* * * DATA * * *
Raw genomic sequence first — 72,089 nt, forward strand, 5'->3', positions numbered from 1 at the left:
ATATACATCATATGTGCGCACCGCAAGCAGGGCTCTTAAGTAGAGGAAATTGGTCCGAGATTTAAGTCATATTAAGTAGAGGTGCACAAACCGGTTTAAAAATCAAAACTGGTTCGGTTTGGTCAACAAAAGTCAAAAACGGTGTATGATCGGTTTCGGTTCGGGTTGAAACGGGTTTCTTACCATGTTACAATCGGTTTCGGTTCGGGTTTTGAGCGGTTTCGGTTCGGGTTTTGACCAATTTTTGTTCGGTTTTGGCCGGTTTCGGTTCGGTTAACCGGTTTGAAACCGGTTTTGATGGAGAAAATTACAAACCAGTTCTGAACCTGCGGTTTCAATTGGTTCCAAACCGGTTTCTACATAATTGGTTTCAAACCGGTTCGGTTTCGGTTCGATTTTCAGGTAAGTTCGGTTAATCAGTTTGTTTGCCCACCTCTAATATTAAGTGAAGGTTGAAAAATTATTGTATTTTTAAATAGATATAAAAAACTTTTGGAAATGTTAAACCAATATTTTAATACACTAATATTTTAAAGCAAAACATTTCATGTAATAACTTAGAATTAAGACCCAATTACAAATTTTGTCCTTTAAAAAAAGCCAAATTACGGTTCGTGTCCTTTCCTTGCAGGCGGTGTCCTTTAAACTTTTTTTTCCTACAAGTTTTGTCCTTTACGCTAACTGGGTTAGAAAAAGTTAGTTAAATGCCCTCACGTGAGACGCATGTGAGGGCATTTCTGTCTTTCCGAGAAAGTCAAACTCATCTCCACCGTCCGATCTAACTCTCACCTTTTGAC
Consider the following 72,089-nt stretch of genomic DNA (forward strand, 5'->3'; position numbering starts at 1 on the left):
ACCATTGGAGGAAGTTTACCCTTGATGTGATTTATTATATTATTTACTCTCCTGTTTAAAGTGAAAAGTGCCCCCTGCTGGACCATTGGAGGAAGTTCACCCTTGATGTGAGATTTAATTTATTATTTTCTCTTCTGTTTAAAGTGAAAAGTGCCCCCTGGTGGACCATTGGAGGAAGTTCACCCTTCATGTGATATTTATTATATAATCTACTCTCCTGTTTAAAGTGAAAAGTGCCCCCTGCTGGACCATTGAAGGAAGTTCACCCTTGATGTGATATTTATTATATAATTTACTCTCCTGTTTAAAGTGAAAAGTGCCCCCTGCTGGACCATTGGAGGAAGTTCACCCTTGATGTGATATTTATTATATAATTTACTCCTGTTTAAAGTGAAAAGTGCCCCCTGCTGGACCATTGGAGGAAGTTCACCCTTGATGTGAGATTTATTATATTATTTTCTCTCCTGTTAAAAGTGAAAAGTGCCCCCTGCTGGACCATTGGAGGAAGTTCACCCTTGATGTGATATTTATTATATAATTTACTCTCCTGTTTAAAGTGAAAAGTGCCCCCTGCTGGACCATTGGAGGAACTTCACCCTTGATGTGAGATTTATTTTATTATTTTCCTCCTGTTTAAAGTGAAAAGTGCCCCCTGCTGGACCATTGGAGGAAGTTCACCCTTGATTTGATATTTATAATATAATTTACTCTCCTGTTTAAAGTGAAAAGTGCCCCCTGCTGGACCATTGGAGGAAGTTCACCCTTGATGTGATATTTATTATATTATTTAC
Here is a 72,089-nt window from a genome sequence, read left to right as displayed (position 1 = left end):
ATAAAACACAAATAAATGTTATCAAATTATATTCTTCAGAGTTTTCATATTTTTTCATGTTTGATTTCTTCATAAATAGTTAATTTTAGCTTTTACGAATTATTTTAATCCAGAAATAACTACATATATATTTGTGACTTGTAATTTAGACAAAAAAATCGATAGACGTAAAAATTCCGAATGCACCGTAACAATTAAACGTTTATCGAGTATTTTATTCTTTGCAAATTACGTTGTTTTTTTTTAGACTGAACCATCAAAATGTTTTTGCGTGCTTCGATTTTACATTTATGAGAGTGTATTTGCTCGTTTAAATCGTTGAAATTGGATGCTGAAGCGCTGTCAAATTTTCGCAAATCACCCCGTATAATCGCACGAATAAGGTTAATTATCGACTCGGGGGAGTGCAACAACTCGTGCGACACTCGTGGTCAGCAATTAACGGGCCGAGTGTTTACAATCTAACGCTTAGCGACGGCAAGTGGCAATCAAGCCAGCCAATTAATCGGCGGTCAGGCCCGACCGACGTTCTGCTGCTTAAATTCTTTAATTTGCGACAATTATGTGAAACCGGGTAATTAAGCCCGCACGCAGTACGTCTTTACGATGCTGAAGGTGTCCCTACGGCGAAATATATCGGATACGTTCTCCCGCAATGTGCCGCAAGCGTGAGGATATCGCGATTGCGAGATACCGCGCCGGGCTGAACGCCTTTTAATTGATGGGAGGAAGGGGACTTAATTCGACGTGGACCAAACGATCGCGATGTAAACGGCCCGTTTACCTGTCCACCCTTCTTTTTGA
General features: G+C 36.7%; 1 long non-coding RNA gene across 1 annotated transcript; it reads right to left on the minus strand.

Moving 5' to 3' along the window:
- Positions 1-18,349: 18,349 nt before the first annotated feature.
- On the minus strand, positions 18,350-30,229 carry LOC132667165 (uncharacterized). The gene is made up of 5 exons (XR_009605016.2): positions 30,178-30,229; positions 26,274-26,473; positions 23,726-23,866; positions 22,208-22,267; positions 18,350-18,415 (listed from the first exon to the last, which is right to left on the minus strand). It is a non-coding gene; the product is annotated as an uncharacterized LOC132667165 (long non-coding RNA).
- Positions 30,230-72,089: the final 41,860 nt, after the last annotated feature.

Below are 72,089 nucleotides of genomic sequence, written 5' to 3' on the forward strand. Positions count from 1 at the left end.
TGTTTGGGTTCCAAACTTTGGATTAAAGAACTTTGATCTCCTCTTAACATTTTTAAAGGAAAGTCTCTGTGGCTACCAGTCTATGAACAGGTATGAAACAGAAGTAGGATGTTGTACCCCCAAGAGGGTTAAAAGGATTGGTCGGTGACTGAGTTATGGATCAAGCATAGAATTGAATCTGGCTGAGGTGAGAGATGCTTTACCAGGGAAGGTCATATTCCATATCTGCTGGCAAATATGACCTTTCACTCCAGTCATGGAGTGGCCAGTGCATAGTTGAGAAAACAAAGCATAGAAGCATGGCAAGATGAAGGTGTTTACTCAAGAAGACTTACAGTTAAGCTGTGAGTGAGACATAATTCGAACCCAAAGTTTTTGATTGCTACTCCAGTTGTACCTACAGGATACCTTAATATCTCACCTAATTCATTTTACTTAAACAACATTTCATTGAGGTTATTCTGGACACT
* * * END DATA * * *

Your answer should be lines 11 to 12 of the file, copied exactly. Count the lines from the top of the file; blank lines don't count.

- Positions 30,230-72,089: the final 41,860 nt, after the last annotated feature.

Below are 72,089 nucleotides of genomic sequence, written 5' to 3' on the forward strand. Positions count from 1 at the left end.